Basic Stances — Social Organization: Education and Population (Part 4)

The following is an excerpt from the forthcoming novel EcoGuerrillas.


Education

Throughout human history, educational systems have been a reflection of their age. In feudal times, education was the purview of the wealthy and religious ascetics. With the invention of the printing press (first in China and then Europe), knowledge became more widespread as the barrier to access was now literacy, although monetary or spiritual wealth were still important predictors of education. Following the Enlightenment came the Industrial Revolution and the need for a uniform workforce of moderately educated people. Just as the assembly line and specialization streamlined the production of automobiles, our education system became a factory to produce good assembly line workers. Students learned from specialized teachers who taught the same class all day to different cohorts. Instead of encouraging creative thinking, the education system rewarded those who could most closely approximate an ideal: the most memorized facts, the most accurate math answers, the most reliable attendees. Schools trained students to perform repetitive tasks devoid of real-world applications, a necessary skill for the assembly line worker. Even the bells that signaled the day’s periods foreshadowed factory whistles.

For millions of years, humans and our ancestors have learned from the previous generation, but only in the last century have we had to suffer through an industrial education system. Hunter-gatherers learn by observation, trial-and-error, and one-on-one or small-group instruction. As agriculture took hold and feudal systems grew, most of the population continued to learn in these ways. Even the social elites, who were literate in math, science, and literature, were taught by tutors. This model of education continued into the Enlightenment, where individuals and small groups continued to learn from teachers in a two-way exchange of ideas. Industrial education is a one-way affair: knowledge flows from teacher to student through a one-size-fits-all syllabus. Humans have evolved to learn, however, in two-way interaction on an individualized basis. We are not cogs that need to be shaped to fit into an industrial machine.

Of course it cannot be denied that industrialized education has resulted in the highest level of literacy and great advances in every scientific field, however we contend that this correlation is not a causal relationship. Advanced education has always been the purview of the wealthy few. Even in the mid-1900s, the wealthy distinguished their status by having their children study subjects that cannot be of inherent use in an industrialized economy, such as ancient Greek and Latin. With a more broadly educated populace, however, those with a propensity to study were able to rise and realize their potential. It is not the type of education that is meted out in the industrial system that gave rise to our well-educated populace today, but the fact that it was open to everybody. Imagine, then if we were all given a chance to learn in a way that better approximated how humans evolved to learn.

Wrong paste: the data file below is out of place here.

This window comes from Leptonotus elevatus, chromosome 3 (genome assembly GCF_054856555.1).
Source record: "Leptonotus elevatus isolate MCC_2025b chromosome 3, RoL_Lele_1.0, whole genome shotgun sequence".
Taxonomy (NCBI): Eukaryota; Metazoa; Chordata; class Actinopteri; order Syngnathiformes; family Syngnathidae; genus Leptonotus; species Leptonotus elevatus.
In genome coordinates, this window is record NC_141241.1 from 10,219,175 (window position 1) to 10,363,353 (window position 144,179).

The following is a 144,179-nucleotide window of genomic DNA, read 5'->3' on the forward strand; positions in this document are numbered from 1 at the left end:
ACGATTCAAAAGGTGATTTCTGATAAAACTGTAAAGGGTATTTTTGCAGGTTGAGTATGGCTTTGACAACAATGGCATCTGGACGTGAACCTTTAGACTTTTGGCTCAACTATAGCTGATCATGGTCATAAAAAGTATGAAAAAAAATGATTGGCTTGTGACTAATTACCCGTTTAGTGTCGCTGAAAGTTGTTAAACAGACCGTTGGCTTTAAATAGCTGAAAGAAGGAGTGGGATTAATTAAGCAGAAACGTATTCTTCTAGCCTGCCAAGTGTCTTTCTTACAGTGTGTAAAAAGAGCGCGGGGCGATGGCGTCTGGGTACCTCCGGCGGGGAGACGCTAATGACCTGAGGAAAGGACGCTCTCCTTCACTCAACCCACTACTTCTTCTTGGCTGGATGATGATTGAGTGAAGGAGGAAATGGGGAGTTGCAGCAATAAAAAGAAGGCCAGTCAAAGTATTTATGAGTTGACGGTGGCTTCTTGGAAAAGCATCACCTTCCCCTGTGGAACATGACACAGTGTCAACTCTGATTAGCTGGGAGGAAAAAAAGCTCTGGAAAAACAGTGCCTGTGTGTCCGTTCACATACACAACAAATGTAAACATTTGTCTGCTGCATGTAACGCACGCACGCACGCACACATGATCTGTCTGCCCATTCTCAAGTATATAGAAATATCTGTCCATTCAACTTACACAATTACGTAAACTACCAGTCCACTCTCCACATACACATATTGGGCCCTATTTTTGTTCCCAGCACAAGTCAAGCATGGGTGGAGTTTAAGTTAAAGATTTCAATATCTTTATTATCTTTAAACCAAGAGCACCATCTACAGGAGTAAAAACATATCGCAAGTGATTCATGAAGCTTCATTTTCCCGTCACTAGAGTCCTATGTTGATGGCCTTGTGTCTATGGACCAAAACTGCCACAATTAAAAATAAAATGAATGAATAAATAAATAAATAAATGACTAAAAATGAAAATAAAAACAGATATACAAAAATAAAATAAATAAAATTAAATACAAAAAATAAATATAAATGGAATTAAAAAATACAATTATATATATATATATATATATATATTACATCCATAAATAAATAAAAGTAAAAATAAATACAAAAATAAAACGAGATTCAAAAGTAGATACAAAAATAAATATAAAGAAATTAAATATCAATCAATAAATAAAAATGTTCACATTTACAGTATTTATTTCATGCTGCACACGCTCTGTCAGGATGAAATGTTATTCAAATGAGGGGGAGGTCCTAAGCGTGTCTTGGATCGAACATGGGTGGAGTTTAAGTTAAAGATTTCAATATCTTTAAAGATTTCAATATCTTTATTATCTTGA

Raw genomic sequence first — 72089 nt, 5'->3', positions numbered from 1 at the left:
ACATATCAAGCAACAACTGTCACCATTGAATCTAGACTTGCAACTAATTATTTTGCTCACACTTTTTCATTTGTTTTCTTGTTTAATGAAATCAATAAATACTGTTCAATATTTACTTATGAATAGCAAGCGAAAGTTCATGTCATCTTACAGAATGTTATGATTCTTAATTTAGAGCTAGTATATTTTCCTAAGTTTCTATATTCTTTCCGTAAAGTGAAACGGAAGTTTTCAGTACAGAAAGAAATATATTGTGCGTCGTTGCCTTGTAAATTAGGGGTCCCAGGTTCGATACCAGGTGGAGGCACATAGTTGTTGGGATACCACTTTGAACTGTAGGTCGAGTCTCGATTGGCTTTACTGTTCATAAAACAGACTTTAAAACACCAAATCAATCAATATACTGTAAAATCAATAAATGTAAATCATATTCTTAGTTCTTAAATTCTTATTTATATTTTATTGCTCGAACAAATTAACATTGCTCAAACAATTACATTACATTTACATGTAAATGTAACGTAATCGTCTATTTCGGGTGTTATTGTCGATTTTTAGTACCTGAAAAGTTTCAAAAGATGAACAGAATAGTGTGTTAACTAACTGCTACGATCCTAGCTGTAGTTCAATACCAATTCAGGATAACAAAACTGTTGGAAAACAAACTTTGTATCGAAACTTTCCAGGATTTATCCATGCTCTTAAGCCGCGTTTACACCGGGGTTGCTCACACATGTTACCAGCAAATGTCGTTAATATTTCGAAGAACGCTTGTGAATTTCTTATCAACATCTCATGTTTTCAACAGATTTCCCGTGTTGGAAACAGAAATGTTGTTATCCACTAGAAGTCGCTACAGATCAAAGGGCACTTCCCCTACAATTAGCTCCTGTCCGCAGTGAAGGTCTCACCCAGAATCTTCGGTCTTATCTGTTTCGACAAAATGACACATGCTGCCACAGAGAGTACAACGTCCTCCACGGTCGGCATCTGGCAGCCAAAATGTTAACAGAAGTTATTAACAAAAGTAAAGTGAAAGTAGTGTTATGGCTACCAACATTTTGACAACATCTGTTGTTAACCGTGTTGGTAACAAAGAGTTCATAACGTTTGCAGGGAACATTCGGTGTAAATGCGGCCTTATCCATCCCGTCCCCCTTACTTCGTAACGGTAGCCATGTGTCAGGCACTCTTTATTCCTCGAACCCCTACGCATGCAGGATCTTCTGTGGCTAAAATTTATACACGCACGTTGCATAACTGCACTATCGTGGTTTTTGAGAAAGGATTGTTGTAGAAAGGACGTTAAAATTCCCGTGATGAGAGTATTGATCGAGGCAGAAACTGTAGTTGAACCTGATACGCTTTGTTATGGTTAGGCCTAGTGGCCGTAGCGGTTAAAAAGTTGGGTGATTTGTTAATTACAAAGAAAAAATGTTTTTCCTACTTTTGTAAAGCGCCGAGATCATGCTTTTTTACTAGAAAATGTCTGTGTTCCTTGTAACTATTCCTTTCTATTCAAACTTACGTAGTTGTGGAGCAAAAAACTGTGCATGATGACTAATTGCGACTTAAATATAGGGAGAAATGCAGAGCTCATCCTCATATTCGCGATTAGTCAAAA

As with the small-scale, local, autonomous communities discussed in a previous post, education might be reformed to provide an enriching experience without the industrial structure. Learning can be accomplished in small peer-groups, with students helping one another tackle the lessons taught by a dedicated teacher, one who is well versed in a variety of subjects. As students age and their interests become more focused, they might elect to study with a mentor with specific expertise in a more narrow subject. This is not unlike a master-apprentice system, but as education would be open to everybody, not just the social elites, it would not engender the stark divisions of the feudal age. Of course, each community should experiment with education so long as everyone is able and encouraged to gain basic competency before moving on to further study or training in a chosen area.

Population

The earth’s population ticks up every few seconds, as children are born at a faster rate than people are dying. The United Nations projects a leveling out of the global population at around eleven billion people in 2100 (United Nations 2015). In many of the industrialized nations, such as Japan, Italy, and Germany, populations are already in decline. In much of the global south and east, however, populations continue to grow. The number of people drawing on earth’s resources has become a favorite topic among those contemplating the most effective strategies to survive in a rapidly changing ecosystem.